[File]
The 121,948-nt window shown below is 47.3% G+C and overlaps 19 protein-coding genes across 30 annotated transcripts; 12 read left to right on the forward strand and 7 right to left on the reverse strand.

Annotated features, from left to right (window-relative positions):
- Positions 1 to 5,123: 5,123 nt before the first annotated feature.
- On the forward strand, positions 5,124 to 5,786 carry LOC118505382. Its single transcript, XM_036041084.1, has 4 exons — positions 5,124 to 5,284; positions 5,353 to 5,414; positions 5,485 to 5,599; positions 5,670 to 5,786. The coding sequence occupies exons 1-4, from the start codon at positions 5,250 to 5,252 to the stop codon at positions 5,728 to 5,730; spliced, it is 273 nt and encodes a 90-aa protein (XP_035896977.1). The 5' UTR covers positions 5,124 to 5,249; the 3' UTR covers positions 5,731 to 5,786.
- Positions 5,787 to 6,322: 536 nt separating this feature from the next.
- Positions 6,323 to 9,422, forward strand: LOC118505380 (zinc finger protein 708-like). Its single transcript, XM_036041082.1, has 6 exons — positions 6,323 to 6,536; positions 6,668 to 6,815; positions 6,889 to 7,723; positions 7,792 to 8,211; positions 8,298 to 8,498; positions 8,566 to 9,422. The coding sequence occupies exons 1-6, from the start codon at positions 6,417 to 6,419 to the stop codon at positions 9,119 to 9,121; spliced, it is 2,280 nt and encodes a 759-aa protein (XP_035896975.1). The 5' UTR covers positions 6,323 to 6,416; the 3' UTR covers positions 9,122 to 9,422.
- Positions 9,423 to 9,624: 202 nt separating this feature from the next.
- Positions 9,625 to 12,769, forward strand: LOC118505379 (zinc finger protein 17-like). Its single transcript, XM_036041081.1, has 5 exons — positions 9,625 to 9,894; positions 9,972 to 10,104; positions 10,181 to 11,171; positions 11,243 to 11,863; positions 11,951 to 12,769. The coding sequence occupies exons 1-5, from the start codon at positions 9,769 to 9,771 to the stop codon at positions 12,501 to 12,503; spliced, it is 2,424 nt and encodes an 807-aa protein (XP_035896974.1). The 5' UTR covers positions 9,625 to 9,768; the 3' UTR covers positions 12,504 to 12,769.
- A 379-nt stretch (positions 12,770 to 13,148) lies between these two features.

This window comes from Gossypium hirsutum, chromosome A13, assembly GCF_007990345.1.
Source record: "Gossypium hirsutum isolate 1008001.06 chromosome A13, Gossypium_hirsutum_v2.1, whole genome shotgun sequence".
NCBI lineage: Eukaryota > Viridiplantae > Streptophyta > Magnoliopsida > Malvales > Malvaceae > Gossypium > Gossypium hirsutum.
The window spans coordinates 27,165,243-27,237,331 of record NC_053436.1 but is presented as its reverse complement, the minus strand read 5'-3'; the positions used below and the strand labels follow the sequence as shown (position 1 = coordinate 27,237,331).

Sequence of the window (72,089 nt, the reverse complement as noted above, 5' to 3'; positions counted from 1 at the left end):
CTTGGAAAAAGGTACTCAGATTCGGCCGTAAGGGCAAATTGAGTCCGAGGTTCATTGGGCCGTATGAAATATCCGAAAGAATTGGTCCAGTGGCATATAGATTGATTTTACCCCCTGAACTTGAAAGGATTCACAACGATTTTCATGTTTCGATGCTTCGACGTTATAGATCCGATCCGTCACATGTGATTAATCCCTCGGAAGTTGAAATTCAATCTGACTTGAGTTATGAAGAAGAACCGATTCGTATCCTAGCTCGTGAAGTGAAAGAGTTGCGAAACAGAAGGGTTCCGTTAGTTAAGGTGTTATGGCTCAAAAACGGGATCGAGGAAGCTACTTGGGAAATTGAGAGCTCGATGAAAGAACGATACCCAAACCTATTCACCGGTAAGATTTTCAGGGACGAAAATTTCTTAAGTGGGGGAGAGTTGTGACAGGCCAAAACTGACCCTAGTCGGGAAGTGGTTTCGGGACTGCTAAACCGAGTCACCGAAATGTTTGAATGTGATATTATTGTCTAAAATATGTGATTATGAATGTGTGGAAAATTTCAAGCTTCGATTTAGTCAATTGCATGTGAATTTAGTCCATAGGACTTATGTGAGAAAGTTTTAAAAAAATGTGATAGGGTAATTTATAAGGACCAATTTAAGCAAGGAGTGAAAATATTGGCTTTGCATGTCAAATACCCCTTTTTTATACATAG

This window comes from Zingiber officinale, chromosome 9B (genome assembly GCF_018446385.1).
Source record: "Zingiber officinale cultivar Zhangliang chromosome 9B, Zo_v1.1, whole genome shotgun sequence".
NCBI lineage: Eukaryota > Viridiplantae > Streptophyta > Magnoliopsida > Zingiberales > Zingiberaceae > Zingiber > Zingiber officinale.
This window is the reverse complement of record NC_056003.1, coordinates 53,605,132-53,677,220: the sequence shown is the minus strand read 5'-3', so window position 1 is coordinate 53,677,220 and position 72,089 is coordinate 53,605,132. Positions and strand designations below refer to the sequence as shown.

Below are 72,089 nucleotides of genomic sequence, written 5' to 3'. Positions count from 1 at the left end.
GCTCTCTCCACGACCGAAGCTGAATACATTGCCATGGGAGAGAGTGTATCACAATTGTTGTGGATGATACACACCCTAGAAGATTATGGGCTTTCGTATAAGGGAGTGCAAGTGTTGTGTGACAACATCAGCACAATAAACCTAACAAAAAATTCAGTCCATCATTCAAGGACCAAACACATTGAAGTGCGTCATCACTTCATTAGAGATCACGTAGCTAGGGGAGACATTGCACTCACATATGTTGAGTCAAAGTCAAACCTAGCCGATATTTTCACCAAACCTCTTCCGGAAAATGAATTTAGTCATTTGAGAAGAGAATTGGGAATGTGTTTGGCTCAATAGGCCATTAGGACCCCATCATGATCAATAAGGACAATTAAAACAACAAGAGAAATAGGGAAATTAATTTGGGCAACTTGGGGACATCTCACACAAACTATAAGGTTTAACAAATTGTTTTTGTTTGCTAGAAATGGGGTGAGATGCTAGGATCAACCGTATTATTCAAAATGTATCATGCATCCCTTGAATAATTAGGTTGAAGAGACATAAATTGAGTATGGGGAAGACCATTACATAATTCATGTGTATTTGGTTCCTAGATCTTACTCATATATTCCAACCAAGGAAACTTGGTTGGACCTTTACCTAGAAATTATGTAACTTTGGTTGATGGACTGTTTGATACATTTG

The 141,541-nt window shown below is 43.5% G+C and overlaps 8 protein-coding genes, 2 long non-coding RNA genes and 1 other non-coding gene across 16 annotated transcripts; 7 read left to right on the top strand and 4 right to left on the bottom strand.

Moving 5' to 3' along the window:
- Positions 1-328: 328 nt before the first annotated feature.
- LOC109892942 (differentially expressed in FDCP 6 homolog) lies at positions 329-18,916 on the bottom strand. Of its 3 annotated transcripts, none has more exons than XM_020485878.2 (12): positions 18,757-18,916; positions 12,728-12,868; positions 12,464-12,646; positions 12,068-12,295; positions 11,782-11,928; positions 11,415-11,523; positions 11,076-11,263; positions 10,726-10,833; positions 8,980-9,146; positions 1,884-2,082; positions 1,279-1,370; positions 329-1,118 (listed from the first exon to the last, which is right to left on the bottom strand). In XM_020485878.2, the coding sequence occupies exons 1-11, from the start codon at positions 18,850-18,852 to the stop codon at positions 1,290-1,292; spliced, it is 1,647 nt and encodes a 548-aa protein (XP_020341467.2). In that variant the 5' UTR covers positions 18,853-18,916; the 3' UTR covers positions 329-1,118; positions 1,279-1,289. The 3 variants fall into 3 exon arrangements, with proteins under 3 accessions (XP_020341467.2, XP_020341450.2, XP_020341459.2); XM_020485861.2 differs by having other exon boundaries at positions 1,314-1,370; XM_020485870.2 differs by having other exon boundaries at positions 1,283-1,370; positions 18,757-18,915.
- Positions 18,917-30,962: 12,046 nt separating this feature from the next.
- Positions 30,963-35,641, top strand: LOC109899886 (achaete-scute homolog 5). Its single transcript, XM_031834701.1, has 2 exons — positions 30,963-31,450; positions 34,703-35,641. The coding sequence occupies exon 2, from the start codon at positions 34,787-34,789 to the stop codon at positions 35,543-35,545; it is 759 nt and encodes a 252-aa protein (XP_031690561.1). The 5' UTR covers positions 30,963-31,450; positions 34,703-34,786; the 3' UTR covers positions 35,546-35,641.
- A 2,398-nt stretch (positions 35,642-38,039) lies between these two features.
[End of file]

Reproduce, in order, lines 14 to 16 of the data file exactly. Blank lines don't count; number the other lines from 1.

Sequence of the window (72,089 nt, the reverse complement as noted above, 5' to 3'; positions counted from 1 at the left end):
CTTGGAAAAAGGTACTCAGATTCGGCCGTAAGGGCAAATTGAGTCCGAGGTTCATTGGGCCGTATGAAATATCCGAAAGAATTGGTCCAGTGGCATATAGATTGATTTTACCCCCTGAACTTGAAAGGATTCACAACGATTTTCATGTTTCGATGCTTCGACGTTATAGATCCGATCCGTCACATGTGATTAATCCCTCGGAAGTTGAAATTCAATCTGACTTGAGTTATGAAGAAGAACCGATTCGTATCCTAGCTCGTGAAGTGAAAGAGTTGCGAAACAGAAGGGTTCCGTTAGTTAAGGTGTTATGGCTCAAAAACGGGATCGAGGAAGCTACTTGGGAAATTGAGAGCTCGATGAAAGAACGATACCCAAACCTATTCACCGGTAAGATTTTCAGGGACGAAAATTTCTTAAGTGGGGGAGAGTTGTGACAGGCCAAAACTGACCCTAGTCGGGAAGTGGTTTCGGGACTGCTAAACCGAGTCACCGAAATGTTTGAATGTGATATTATTGTCTAAAATATGTGATTATGAATGTGTGGAAAATTTCAAGCTTCGATTTAGTCAATTGCATGTGAATTTAGTCCATAGGACTTATGTGAGAAAGTTTTAAAAAAATGTGATAGGGTAATTTATAAGGACCAATTTAAGCAAGGAGTGAAAATATTGGCTTTGCATGTCAAATACCCCTTTTTTATACATAG

This window comes from Zingiber officinale, chromosome 9B (genome assembly GCF_018446385.1).